PMT's Executive Director joined the cohort for the Non-Profit Management Certificate Program. This blog post is the first of nine with reflections on attending the monthly training through the York County Regional Chamber of Commerce.
The first class I attended was inspiring! There were over 40 individuals attending from local organizations across the Palmetto State. It was wonderful to learn more about offerings for community members of varying ages and needs!
This picture on the grounds of the training site was meaningful.
The evolution of PMT's 10 history is amazing. PMT started as a "pop-up" mobile service provider that was a "for-profit". Today, PMT is a team of 5 employees, one intern, and many volunteers. PMT is still conveniently mobile, but also has two stationary locations. Staff overcame much education and advocacy within greater Charlotte in order to methodically introduce ourselves as a private practice and inclusive studio.
This leadership training is appealing as PMT is new to the non-for profit sector. One of PMT's main learning objectives is to improve communication. Specifically, we want to improve communication with stakeholders in order that we can best convey the impact of music therapy in our community. Though the nine-month course is not a brief journey, it is a necessary training that is conveniently located in our backyard.
Two roads diverged in a wood and I - I took the one less traveled by, and that has made all the difference.
- Robert Frost
It can feel daunting as PMT has shifted to a non-profit structure. However, this certificate program will inform PMT of resources and connections to smooth this transition. The countless clients, caregivers and organizations that we have served, fuels this long journey. Potential clients whom we could share services with in the future through donation or grant funded opportunities is also fueling our energies!
Thank you for supporting PMT's growth and evolution. If you have questions or ideas on our new path, please share in the comment section below:
Written by: Gretchen Benner
By: Nick Paredes, MT Intern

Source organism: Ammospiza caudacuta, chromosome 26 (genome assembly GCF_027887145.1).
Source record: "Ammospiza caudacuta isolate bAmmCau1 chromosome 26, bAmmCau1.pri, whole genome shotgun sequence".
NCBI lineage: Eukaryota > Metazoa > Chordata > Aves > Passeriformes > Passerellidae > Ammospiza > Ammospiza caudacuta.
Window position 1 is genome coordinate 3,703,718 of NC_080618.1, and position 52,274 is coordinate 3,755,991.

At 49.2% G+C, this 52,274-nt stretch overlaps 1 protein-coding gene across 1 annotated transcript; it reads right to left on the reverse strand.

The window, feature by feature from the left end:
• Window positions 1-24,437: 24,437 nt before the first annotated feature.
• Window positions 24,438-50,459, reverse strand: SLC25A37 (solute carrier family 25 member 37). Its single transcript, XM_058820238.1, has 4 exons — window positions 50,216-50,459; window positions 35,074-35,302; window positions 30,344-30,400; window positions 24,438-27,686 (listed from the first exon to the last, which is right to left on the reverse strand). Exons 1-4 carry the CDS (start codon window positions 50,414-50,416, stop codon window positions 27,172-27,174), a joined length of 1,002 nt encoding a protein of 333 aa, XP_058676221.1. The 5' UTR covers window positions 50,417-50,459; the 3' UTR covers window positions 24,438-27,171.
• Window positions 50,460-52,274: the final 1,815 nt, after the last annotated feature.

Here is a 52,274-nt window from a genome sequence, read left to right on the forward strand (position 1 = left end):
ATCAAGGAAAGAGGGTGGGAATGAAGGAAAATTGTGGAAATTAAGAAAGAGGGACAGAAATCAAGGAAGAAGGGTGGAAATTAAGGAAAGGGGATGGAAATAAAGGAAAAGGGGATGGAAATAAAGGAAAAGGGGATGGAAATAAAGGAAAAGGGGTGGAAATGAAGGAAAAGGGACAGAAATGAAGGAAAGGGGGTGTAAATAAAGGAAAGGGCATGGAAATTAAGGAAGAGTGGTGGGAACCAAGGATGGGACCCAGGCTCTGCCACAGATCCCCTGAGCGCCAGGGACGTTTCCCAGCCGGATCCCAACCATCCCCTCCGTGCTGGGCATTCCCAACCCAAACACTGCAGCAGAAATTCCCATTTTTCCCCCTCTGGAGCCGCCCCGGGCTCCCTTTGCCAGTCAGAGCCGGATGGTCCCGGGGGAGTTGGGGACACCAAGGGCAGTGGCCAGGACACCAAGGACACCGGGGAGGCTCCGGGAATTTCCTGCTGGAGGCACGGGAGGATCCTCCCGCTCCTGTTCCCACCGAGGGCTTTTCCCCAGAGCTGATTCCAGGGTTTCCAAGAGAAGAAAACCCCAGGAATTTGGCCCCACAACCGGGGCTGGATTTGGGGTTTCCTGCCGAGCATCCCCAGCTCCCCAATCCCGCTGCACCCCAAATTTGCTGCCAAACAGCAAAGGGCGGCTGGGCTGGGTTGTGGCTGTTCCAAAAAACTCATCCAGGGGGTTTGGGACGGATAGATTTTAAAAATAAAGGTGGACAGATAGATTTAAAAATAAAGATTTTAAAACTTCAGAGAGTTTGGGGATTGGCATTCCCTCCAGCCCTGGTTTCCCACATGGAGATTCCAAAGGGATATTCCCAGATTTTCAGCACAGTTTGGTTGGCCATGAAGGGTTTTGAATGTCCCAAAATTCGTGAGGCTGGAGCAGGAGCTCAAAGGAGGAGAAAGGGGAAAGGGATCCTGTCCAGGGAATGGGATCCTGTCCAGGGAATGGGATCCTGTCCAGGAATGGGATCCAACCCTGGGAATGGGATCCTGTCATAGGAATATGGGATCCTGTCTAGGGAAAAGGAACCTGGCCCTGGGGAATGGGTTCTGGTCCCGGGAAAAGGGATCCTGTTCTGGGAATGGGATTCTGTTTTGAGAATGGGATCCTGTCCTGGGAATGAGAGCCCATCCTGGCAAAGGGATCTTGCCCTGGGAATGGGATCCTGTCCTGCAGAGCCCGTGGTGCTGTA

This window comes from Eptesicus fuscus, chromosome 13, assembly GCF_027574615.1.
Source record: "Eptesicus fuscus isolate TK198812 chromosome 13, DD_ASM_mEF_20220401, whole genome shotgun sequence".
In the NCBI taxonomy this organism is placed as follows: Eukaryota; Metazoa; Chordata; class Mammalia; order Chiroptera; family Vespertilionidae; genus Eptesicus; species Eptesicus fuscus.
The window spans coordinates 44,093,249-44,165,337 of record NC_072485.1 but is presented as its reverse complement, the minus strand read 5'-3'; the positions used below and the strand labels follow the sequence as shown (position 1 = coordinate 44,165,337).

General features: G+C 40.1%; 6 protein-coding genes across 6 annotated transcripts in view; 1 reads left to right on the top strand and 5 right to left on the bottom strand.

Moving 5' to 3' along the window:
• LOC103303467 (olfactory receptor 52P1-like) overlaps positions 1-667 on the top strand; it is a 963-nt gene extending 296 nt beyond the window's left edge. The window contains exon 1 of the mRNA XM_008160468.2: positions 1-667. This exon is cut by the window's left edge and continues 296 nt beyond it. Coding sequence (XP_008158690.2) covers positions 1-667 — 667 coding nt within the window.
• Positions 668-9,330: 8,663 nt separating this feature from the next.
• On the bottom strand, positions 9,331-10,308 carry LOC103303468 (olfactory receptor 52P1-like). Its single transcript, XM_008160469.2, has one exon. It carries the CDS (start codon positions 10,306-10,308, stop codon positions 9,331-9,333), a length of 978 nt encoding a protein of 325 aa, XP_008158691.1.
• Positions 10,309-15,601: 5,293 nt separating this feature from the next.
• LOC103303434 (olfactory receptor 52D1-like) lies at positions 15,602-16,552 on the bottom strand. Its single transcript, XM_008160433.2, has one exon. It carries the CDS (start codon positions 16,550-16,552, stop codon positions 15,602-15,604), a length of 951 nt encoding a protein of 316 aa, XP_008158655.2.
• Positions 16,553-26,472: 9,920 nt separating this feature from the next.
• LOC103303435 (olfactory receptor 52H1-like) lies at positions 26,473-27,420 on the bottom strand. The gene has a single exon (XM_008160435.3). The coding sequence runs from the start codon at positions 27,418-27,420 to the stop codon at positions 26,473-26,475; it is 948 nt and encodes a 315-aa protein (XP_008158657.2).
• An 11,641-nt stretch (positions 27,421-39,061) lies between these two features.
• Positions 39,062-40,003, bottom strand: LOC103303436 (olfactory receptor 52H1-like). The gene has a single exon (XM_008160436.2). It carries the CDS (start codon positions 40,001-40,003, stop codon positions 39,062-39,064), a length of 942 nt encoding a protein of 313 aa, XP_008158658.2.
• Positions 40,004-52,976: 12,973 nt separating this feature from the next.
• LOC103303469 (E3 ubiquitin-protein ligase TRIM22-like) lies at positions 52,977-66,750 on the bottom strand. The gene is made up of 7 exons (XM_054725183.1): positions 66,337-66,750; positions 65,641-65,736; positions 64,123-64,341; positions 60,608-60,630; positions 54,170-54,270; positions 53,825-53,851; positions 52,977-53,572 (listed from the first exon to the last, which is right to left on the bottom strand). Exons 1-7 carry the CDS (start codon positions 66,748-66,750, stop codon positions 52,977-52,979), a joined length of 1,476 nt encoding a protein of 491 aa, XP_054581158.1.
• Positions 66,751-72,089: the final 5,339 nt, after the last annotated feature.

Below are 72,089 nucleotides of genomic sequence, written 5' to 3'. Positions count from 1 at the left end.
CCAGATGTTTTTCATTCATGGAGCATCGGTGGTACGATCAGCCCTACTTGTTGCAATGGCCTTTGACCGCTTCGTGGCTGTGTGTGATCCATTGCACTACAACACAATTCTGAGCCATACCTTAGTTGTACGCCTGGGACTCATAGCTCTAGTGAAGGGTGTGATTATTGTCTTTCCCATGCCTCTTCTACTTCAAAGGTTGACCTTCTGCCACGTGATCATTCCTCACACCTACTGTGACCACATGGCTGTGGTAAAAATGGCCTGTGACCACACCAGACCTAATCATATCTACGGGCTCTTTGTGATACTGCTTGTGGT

Music is an intrinsic part of being a teenager. From discovering new music to singing along to familiar songs, listening to, singing, and playing music can help someone open up and express themselves. Especially when words might not be enough, music can help relate and connect.
Music therapy with teenagers can look like all sorts of things; it all depends on the goals and interests of whoever is present, whether in a group or individually. Below are some examples of music therapy experiences a teen might participate in.
With songwriting, a person can have control over the words and sounds of a song while expressing their feelings or processing life experiences. They might choose to rewrite part or all of a song they already know, or start from scratch. The music therapist might help formulate the lyrics, give examples of melodies and harmonies, and be a sounding board for ideas.
Music listening can allow the opportunity to dive deeper into a song’s meaning and its relatability. When words are too difficult or feelings can’t be verbalized, a song can communicate what a person might be experiencing. Music listening could also include relaxation to music, such as progressive muscle relaxation or imagery-based relaxation experiences to help with anxiety and other stressors.
Improvisation in music therapy is when the teenager(s) and the therapist create music together in the moment to express and explore feelings musically; this could also look like one teen taking a turn expressing how they feel on one instrument, while the rest of the group listens and supports them with other instruments. Though the improvisation might be discussed afterwards, improvisation allows for a musical “conversation” to take place, and challenges everyone present to find different ways to communicate and connect. Improvisation could be instrumental (piano, drums, xylophone, body percussion etc.) or vocal, and often is a mix; it all depends on the teens’ preferences and the predetermined goal of the improvisation.
Music making encompasses the rest of what might occur within a music therapy session with teens: singing, playing instruments, and even performing for an audience. This might be playing a song together in a group or singing a favorite song along to a recording. Learning to play new instruments within a therapeutic setting could also give a teen new ways to express themselves and connect with others. Singing itself requires deep breathing, and has been shown to help improve mental health and decrease chronic pain (Bradt et al., 2016).
Creating music in the moment with a teenager is the purest way of working towards understanding, acceptance, and development.
Katrin McFerran, 2010
The flexibility that music allows gives the opportunity to a music therapist and teenager to explore whatever they might be needing in the moment. The music therapist, teenager, and the music itself can foster understanding, acceptance, and development at a time when music is already so intuitively a core part of self-understanding.
Bradt, J., Norris, M., Shim., M., Gracely, E. J., & Gerrity, P. (2016). Vocal music therapy for chronic pain management in inner-city African Americans: A mixed methods feasibility study. Journal of Music Therapy, 53(2), 178-206. https://doi.org/10.1093/jmt/thw004
McFerran, Katrina. (2010). Adolescents, music and music therapy. Jessica Kingsley Publishers. Source linked here
Providing music therapy services for early childhood to older adults, music instruction and enrichment plus continuing music therapy education in Greater Charlotte Area of the Carolinas.